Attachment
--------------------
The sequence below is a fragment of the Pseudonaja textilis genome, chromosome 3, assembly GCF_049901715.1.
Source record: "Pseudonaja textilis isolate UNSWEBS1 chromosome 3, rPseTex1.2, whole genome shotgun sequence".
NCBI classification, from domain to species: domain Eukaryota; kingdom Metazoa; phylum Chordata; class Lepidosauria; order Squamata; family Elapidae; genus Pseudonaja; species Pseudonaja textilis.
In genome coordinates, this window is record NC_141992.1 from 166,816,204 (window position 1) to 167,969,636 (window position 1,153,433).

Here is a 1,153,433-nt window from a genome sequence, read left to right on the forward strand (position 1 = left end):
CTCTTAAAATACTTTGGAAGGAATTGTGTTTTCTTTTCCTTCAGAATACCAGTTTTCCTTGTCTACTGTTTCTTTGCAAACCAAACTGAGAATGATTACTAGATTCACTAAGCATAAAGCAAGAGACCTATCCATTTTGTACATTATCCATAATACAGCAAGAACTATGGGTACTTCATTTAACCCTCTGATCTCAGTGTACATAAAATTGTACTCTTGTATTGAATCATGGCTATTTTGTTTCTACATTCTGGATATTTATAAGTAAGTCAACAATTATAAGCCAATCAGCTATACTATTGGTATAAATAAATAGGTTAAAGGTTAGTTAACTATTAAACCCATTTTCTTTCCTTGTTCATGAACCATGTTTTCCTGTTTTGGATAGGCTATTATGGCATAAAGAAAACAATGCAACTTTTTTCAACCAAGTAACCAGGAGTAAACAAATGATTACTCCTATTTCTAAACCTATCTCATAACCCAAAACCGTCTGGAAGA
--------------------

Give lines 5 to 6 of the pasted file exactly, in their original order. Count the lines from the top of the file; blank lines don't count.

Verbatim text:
Here is a 1,153,433-nt window from a genome sequence, read left to right on the forward strand (position 1 = left end):
CTCTTAAAATACTTTGGAAGGAATTGTGTTTTCTTTTCCTTCAGAATACCAGTTTTCCTTGTCTACTGTTTCTTTGCAAACCAAACTGAGAATGATTACTAGATTCACTAAGCATAAAGCAAGAGACCTATCCATTTTGTACATTATCCATAATACAGCAAGAACTATGGGTACTTCATTTAACCCTCTGATCTCAGTGTACATAAAATTGTACTCTTGTATTGAATCATGGCTATTTTGTTTCTACATTCTGGATATTTATAAGTAAGTCAACAATTATAAGCCAATCAGCTATACTATTGGTATAAATAAATAGGTTAAAGGTTAGTTAACTATTAAACCCATTTTCTTTCCTTGTTCATGAACCATGTTTTCCTGTTTTGGATAGGCTATTATGGCATAAAGAAAACAATGCAACTTTTTTCAACCAAGTAACCAGGAGTAAACAAATGATTACTCCTATTTCTAAACCTATCTCATAACCCAAAACCGTCTGGAAGA